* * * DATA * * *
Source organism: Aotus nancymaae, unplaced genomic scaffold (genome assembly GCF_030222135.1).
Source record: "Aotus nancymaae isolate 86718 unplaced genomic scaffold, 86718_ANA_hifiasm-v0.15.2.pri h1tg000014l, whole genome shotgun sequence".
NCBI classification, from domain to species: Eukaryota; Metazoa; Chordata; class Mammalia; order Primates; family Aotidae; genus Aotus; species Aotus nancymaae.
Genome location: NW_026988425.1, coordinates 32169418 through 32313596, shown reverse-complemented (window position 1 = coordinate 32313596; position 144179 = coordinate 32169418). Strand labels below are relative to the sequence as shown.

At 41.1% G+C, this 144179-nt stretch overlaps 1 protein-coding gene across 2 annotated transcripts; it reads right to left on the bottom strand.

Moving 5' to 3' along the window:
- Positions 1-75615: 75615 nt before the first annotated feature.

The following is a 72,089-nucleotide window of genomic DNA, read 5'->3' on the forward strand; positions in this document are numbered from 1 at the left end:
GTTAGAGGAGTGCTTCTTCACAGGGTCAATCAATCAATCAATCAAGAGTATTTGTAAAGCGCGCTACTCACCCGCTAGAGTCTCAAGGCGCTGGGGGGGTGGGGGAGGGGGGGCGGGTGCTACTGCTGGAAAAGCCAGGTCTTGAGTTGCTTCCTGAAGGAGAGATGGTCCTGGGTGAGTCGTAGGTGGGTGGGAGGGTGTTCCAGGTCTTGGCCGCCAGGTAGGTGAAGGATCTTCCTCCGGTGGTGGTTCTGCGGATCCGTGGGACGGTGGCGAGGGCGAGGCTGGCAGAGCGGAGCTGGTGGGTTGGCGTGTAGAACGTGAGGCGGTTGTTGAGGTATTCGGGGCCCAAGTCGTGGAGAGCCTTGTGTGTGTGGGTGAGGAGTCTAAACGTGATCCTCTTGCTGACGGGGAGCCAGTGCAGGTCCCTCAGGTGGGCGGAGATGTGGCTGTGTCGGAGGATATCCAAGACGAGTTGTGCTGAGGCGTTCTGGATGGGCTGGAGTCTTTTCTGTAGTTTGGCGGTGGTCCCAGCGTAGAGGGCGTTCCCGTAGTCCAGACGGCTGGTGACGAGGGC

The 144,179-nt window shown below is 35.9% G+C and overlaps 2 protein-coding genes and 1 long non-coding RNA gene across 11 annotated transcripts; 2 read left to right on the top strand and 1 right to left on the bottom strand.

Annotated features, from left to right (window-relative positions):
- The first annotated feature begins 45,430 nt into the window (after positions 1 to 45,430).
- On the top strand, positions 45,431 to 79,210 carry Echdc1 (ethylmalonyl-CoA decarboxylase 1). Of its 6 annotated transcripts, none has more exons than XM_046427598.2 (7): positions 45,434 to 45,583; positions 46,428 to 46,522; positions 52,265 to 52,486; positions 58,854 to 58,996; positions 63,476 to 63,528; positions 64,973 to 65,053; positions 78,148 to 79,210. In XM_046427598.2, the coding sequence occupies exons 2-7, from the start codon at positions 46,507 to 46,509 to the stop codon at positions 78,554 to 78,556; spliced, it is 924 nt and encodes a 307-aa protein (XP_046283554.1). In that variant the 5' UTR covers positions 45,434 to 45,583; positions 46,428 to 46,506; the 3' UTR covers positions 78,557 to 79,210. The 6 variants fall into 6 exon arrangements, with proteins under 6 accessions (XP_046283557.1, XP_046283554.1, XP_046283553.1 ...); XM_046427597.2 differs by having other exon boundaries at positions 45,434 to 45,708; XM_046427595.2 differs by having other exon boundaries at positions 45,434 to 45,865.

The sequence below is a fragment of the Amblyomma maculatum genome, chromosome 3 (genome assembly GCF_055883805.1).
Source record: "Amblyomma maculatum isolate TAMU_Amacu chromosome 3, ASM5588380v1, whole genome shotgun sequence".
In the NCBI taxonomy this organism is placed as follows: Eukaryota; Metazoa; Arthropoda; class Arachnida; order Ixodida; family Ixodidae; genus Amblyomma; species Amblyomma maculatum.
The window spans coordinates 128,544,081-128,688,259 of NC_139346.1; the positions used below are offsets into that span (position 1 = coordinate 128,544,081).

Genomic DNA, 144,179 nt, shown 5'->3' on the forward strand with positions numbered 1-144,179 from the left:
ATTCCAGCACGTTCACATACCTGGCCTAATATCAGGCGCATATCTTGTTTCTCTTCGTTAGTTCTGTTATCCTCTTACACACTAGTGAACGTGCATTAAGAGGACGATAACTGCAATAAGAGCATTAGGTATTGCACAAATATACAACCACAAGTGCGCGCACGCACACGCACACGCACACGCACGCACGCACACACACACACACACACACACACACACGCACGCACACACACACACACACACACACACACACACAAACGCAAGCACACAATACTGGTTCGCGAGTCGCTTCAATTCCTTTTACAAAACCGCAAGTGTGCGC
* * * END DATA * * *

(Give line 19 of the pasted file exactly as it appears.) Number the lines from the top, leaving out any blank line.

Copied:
ATTCCAGCACGTTCACATACCTGGCCTAATATCAGGCGCATATCTTGTTTCTCTTCGTTAGTTCTGTTATCCTCTTACACACTAGTGAACGTGCATTAAGAGGACGATAACTGCAATAAGAGCATTAGGTATTGCACAAATATACAACCACAAGTGCGCGCACGCACACGCACACGCACACGCACGCACGCACACACACACACACACACACACACACACGCACGCACACACACACACACACACACACACACACACAAACGCAAGCACACAATACTGGTTCGCGAGTCGCTTCAATTCCTTTTACAAAACCGCAAGTGTGCGC